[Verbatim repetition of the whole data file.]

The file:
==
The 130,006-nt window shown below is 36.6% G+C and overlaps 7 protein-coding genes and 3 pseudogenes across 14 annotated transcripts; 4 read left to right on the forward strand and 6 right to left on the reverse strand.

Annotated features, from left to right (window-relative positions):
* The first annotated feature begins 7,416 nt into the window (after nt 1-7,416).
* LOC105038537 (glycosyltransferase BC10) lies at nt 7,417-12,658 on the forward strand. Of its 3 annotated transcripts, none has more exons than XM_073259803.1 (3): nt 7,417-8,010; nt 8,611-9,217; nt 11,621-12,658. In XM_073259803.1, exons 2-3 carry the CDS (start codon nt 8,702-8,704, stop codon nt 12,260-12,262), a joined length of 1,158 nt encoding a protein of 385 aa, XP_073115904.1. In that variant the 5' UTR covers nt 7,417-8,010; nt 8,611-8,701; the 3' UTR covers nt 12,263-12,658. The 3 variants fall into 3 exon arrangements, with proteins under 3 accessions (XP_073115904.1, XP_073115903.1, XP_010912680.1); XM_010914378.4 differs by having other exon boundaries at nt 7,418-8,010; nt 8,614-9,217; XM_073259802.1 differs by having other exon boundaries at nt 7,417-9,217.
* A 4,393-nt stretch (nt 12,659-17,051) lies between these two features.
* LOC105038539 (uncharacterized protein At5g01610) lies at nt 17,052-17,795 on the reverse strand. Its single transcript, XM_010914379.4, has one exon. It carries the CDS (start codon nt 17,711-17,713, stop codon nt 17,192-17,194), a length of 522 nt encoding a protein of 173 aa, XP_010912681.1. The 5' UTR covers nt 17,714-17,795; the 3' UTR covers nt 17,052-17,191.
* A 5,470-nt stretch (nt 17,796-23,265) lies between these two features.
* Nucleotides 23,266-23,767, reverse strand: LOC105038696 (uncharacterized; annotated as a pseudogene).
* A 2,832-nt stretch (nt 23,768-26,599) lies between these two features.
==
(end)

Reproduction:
The 130,006-nt window shown below is 36.6% G+C and overlaps 7 protein-coding genes and 3 pseudogenes across 14 annotated transcripts; 4 read left to right on the forward strand and 6 right to left on the reverse strand.

Annotated features, from left to right (window-relative positions):
* The first annotated feature begins 7,416 nt into the window (after nt 1-7,416).
* LOC105038537 (glycosyltransferase BC10) lies at nt 7,417-12,658 on the forward strand. Of its 3 annotated transcripts, none has more exons than XM_073259803.1 (3): nt 7,417-8,010; nt 8,611-9,217; nt 11,621-12,658. In XM_073259803.1, exons 2-3 carry the CDS (start codon nt 8,702-8,704, stop codon nt 12,260-12,262), a joined length of 1,158 nt encoding a protein of 385 aa, XP_073115904.1. In that variant the 5' UTR covers nt 7,417-8,010; nt 8,611-8,701; the 3' UTR covers nt 12,263-12,658. The 3 variants fall into 3 exon arrangements, with proteins under 3 accessions (XP_073115904.1, XP_073115903.1, XP_010912680.1); XM_010914378.4 differs by having other exon boundaries at nt 7,418-8,010; nt 8,614-9,217; XM_073259802.1 differs by having other exon boundaries at nt 7,417-9,217.
* A 4,393-nt stretch (nt 12,659-17,051) lies between these two features.
* LOC105038539 (uncharacterized protein At5g01610) lies at nt 17,052-17,795 on the reverse strand. Its single transcript, XM_010914379.4, has one exon. It carries the CDS (start codon nt 17,711-17,713, stop codon nt 17,192-17,194), a length of 522 nt encoding a protein of 173 aa, XP_010912681.1. The 5' UTR covers nt 17,714-17,795; the 3' UTR covers nt 17,052-17,191.
* A 5,470-nt stretch (nt 17,796-23,265) lies between these two features.
* Nucleotides 23,266-23,767, reverse strand: LOC105038696 (uncharacterized; annotated as a pseudogene).
* A 2,832-nt stretch (nt 23,768-26,599) lies between these two features.